'Children still drown in winter': Laurie Lawrence urges vigilance post COVID-19

Photo: Laurie Lawrence
Photo: Laurie Lawrence  

While water safety expert Laurie Lawrence would normally be travelling the country with his program Kids Alive, this year, amid the coronavirus pandemic, he and his team have been unable to spread their messages - and Lawrence is concerned.

"With everything that has been going on it's easy for parents to forget about water safety, especially as they haven't been able to go to swimming lessons and get that consistent reminder," Lawrence tells Essential Baby. 

"The reality is kids are curious about pools and other aquatic locations no matter the season, which is why pool surrounds need to be kept kid-safe, parents need to keep a constant watch on kids near water and those important safety messages need to be reinforced especially with the most vulnerable under 5's,"

In Australia, drowning remains the leading cause of death in children under five. "A recent report by Royal Life Saving Australia* showed that between 2008 and 2018, 26 children aged 0 to 4 years drowned in lakes, dams and lagoons alone," Lawrence says. "That why it's so important to get our message across to families in every location."


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With COVID-19 closing swim schools and borders, Lawrence and his team, including his daughter Emma, "the instigator" decided to put their water safety lessons online as part of a new live Facebook series "Couch Concert."

"We thought, [the coronavirus] is not going away. Let's get it online so we can share the Kids Alive message around Australia," Lawrence explains of the daily 2pm concerts, which run throughout June.  "We've got songs, dances, puppet shows, craft shows - a bit of everything."

And while he notes that the shows are directed at preschoolers "indirectly, it's for the parents." 

"They sit down and you're educating the kids with singing and dancing but the parents are subliminally getting that message and start talking to their kids about the issues too," he says, laughing that the lyrics certainly get stuck in your head.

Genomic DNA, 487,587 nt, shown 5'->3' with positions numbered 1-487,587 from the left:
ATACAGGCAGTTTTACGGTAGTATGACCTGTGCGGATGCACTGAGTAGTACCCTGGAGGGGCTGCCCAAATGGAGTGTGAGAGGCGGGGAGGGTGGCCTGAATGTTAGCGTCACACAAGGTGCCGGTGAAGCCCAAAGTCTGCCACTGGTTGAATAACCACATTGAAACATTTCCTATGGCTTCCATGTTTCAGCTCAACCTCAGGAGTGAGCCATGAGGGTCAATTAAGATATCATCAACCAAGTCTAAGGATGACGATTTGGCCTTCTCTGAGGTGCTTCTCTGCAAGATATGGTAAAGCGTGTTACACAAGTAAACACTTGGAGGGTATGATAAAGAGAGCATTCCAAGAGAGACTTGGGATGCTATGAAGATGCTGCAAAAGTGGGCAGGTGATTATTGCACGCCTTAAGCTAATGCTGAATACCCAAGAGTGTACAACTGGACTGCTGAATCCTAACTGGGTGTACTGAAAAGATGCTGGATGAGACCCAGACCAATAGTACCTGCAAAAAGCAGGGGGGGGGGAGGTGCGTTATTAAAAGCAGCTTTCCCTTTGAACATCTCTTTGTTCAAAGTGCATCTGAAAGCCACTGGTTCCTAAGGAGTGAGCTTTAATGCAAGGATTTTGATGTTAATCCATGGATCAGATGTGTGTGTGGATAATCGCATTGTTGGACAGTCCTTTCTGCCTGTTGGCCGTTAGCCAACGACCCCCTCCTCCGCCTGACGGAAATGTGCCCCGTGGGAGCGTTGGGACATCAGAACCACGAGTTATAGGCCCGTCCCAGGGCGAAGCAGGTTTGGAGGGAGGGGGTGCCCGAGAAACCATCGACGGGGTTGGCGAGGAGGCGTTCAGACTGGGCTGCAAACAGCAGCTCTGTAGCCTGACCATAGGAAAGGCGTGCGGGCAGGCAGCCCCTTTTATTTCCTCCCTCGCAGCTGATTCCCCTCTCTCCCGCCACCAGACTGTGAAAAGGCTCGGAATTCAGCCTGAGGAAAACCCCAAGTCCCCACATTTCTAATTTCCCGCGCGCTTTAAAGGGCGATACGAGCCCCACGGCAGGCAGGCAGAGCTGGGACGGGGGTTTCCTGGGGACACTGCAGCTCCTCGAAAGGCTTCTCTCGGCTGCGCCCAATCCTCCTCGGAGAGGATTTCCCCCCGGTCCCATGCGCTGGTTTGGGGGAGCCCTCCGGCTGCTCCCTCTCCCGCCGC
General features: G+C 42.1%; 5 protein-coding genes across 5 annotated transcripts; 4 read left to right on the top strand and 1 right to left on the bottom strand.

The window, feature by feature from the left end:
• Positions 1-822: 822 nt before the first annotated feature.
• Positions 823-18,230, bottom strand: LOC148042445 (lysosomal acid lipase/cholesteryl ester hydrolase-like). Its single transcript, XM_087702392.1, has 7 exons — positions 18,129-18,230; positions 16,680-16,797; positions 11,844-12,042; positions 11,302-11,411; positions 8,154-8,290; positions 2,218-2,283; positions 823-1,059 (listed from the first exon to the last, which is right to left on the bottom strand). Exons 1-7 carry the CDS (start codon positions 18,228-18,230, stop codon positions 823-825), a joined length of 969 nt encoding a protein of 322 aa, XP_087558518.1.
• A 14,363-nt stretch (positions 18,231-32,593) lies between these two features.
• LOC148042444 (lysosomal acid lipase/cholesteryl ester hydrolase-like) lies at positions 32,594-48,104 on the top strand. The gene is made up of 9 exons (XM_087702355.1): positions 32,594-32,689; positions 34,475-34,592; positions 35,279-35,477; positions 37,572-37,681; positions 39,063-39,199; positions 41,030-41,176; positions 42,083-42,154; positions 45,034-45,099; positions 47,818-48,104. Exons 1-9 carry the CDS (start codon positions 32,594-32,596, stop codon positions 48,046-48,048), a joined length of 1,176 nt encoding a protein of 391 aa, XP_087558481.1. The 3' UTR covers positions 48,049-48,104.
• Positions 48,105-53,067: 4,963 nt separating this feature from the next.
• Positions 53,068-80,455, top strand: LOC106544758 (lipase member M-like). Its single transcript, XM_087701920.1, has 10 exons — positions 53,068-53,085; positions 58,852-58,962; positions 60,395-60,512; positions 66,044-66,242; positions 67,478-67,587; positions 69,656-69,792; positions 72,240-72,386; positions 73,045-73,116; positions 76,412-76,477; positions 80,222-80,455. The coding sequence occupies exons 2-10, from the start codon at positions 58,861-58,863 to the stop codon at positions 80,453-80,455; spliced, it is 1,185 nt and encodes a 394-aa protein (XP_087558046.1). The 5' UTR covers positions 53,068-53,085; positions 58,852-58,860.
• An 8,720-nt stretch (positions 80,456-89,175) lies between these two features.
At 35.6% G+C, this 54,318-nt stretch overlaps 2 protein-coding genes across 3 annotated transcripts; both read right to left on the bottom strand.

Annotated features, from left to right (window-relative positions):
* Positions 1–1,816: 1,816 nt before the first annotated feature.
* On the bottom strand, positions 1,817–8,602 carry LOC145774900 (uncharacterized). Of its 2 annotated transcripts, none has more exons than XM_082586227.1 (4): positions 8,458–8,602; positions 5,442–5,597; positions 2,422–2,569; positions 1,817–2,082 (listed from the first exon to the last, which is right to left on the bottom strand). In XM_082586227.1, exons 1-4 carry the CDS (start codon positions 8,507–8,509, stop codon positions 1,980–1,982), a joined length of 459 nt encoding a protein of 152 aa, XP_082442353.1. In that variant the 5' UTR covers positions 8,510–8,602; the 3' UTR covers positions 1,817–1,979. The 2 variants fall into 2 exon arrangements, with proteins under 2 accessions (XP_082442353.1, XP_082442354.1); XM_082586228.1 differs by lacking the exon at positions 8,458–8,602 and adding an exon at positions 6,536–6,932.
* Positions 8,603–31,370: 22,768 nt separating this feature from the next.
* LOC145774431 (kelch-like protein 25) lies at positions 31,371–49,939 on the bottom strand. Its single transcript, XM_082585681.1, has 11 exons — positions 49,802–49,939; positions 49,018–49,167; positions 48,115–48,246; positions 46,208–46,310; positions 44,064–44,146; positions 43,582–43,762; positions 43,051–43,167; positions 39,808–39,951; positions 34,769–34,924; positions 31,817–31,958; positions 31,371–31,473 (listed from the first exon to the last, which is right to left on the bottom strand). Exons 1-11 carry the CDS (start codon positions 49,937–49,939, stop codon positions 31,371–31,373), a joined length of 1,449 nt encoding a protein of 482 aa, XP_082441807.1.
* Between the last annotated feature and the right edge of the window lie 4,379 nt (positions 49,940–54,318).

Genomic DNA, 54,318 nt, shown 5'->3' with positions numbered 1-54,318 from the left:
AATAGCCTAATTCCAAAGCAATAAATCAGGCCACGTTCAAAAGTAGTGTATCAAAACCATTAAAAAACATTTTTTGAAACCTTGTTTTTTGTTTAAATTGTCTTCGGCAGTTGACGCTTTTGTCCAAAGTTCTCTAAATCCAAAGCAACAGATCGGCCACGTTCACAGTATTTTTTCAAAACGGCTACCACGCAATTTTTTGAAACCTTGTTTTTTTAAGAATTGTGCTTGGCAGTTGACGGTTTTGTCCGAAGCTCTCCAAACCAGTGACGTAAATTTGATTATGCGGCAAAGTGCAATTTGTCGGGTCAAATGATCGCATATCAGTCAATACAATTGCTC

Although he's been a passionate water safety advocate since the 80s, it's a cause even closer to his heart now. A proud grandfather of four, Lawrence's two youngest grand kids are eleven-month-old twins. "They're coming into that danger period because they're becoming mobile," he says. "The biggest danger time is between that one and two age group when they're mobile and inquisitive."

And while we're heading into the winter months, Lawrence says parents need to be vigilant all year round.

 "Summer is the drowning season however, kids still drown in winter," he notes. "Parents should be alert"  


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As well as bopping along to their couch series, Lawrence reiterates the importance of parents teaching kids how to swim, noting that he's always been a firm believer that "a baby's first bath is their first swimming lesson".

And while formal swimming lessons might not be up and running just yet, Lawrence has advice for parents for when they do get the green light to get back into the pool.

"I want to see parents understand that when you start teaching your kids again, start slow," he says. "Don't expect they're going to be as good as they were. Gradually build the skills. If you do that, they'll go from strength to strength."

Supervision is also key.

"Water is everywhere so we need to make sure kids and adults are aware of the dangers and best preventative measures," Lawrence says. "The 'Couch Concerts' will help people far and wide learn about water safety and location is not a restriction now to getting to experience the Kids Alive message."

And he's bringing the moves. 

"Look out Emma Wiggle," Lawrence laughs. "I'm the old Fred Astaire type."

More information about the online events is available at www.kidsalive.com.au